Disenfranchised as I am from the Roman Catholic Church in which I spent my childhood, I rarely find much about its workings to be instructive. But last month’s news of what is variously termed the abdication, retirement, or resignation of Pope Benedict XVI gives me pause.
Historically, Catholics expect their leaders to die with their boots—or slippers— on, regardless of age or illness. Benedict’s predecessor, John Paul II, did just that, dying of heart failure and related complications a few weeks shy of his 85th birthday. But, the current Pope made a markedly different decision. As Benedict described his decision to leave his post: “Before God, I have come to the certainty that my strengths, due to an advanced age, are no longer suited to an adequate exercise.”
His remarks will be anathema to many Americans who claim that 50 is the new 30, 90 the new 60, or gray the new black. My friend, geriatrician Joanne Lynn, M.D., talks about our lives as the “temporarily immortal,” and the reality that we are all “old folks in training.” As a society, we are inclined to believe that if we only live right—eat right, exercise, don’t smoke, drink little—good health and nearly perpetual life will be ours. We envision an old age that mirrors those we see on TV or online, rocking a comedy like Betty White, or skydiving, like George H.W. Bush.
Reality will be less kind to us, and, as it turns out, we have not been so good to ourselves. One recent study indicates that Boomers are, in fact, in poorer health than previous generations, and predicts that they will contend with a host of chronic conditions, such as diabetes and heart disease. (1) Other studies point to the growing burden of chronic disease, and the increasing numbers of people who will live for several years with an array of chronic conditions. (2) The bright side, if there is one, is that modern medicine and technology can help us to live with and despite illness. And for the most part, we will be grateful for the things that prolong our lives.
But those lives will, inevitably, end. And, for most of us, they will not end suddenly, or dramatically, in our sleep or in a lover’s arms. In fact, many of us will, like Pope Benedict, dwindle away, beset by illnesses, frailty, and a general lack of reserves. We will live for a few years with several chronic conditions; we will rely on others to provide the most basic kinds of care. Indeed, too many of us are likely to end our lives in an intensive care unit where we will have undergone aggressive, costly, and ultimately ineffective treatments. Others will end in hospice care, but even that, new research suggests, comes only after a course of aggressive treatment.
The real trouble in all of this will lie in our ongoing inability to address burgeoning needs and inadequate resources. When people reach a certain level of frailty and poor health, inevitably they will need much more than medical care; they need help with getting to appointments, stocking the cupboards, paying the bills, and so much more. For now, much of this work falls to unpaid family caregivers who provide something like $450 billion dollars each year in care for loved ones. The health care system increasingly relies on these caregivers to perform skilled nursing tasks, such as changing wound dressings, monitoring IVs, giving injections, and checking vital signs.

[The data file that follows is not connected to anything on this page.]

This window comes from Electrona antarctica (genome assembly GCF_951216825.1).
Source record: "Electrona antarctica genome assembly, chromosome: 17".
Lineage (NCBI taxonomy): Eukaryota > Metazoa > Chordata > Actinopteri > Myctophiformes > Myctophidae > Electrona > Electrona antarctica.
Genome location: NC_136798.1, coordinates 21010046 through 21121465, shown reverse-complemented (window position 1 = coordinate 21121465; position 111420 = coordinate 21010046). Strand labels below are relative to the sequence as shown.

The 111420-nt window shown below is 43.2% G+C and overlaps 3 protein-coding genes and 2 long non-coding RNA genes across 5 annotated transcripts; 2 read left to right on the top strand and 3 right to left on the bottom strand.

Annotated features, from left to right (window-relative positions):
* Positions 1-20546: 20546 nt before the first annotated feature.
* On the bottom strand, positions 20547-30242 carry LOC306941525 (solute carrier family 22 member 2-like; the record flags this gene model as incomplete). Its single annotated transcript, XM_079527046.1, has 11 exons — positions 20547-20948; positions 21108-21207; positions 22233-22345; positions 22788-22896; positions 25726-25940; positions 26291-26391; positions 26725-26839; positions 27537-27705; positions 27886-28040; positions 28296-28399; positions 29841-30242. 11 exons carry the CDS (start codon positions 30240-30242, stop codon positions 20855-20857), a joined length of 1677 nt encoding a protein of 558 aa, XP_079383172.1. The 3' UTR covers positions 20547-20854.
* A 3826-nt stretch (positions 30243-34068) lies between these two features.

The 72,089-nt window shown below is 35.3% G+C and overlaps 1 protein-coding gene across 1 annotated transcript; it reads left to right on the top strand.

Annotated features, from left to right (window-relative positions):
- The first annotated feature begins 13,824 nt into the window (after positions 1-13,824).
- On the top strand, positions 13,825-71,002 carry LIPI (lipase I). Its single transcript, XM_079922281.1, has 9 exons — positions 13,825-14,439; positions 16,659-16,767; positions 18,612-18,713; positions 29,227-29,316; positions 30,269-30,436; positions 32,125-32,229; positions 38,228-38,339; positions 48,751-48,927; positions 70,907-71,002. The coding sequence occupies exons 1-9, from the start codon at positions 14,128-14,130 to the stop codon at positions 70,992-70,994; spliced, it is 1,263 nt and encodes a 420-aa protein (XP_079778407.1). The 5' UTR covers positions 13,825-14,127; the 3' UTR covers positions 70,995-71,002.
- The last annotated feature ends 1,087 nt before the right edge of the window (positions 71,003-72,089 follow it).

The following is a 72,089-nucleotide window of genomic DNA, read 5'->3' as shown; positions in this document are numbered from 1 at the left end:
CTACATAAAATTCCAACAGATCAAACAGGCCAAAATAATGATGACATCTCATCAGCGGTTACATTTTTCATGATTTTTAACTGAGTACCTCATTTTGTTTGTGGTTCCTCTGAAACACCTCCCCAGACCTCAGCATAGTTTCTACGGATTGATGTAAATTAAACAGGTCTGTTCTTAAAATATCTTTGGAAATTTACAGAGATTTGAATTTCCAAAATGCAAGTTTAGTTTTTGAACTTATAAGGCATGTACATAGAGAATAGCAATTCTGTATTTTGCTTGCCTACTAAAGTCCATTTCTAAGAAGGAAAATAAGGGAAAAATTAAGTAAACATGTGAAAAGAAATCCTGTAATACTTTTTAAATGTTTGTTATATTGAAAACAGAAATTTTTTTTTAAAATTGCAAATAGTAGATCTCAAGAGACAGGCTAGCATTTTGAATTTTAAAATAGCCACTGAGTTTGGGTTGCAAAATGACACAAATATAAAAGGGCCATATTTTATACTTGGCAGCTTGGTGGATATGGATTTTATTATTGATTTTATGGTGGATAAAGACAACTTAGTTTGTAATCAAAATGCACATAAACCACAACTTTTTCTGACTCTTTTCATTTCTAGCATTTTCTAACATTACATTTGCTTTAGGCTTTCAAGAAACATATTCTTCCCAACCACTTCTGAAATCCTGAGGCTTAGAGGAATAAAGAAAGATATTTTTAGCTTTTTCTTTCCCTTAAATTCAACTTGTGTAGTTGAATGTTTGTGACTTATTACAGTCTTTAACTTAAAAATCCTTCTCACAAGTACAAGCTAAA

Aging boomers will not have this kind of support available to them. We had fewer children and so have fewer caregivers on whom to rely. And our children, beset by the economic downturn, are increasingly unable to bear the financial consequences of caregiving.
What’s a society to do? We can take several steps, which would include recognizing frailty as a distinct phase of life, one with very particular needs and issues. We need to create comprehensive care plans that address all aspects of a person’s life, that can be accessed anywhere, and that change over time. We need to bridge the gap between medical services and social supports. And we need local authorities that can monitor community needs and target resources.
In the meantime, we need to acknowledge that increasing age presents challenges and opportunities that are foreign to us when we are young and well. As Pope Benedict lives out this phase of his life, we should see our own futures unfolding. We will not be able to turn to the resources of the Catholic Church, or engage in the contemplative life of the monastery, to which the Pope is bound. But figuring out how each of us can make this journey is an essential task for us all.
This post originally appeared on Altarum Health Policy Forum.
1) King, D. E., Matheson, E., Svetlana, C., Anoop, S., & Broman-Fulks, J. (2013) The status of Baby Boomers’ health in the United States: : The healthiest generation? JAMA Internal Medicine. Advance online publication. doi:10.1001/jamainternmed.2013.2006
2) Skerrett, P.J. (2012) , December 14). Studies explore global burden of disease and heart disease in the United States. [Web log post].
- Getting It Right: What Working Families Need
- Working on a Dream: Reflections on The White House Summit on Working Families
- Drama Club: What I Learned About Creativity and Aging
- Fierce Urgency of Now: Family Caregivers and the Future That Is Upon Us
- I’m Pink As Hell: What I Learned at the Global Race for the Cure
- No Joke
- A Hand Up, Not a Handout: Paycheck to Paycheck and the Voice of 43 Million
- Talking About My (Innovation) Generation: Dr. Roberta Ness on How to Be an Innovator
- Killing Us: Just Say No Failed in the 80s and Fails Us Again
- The Work Behind the Work: Living Wages for Direct Care Works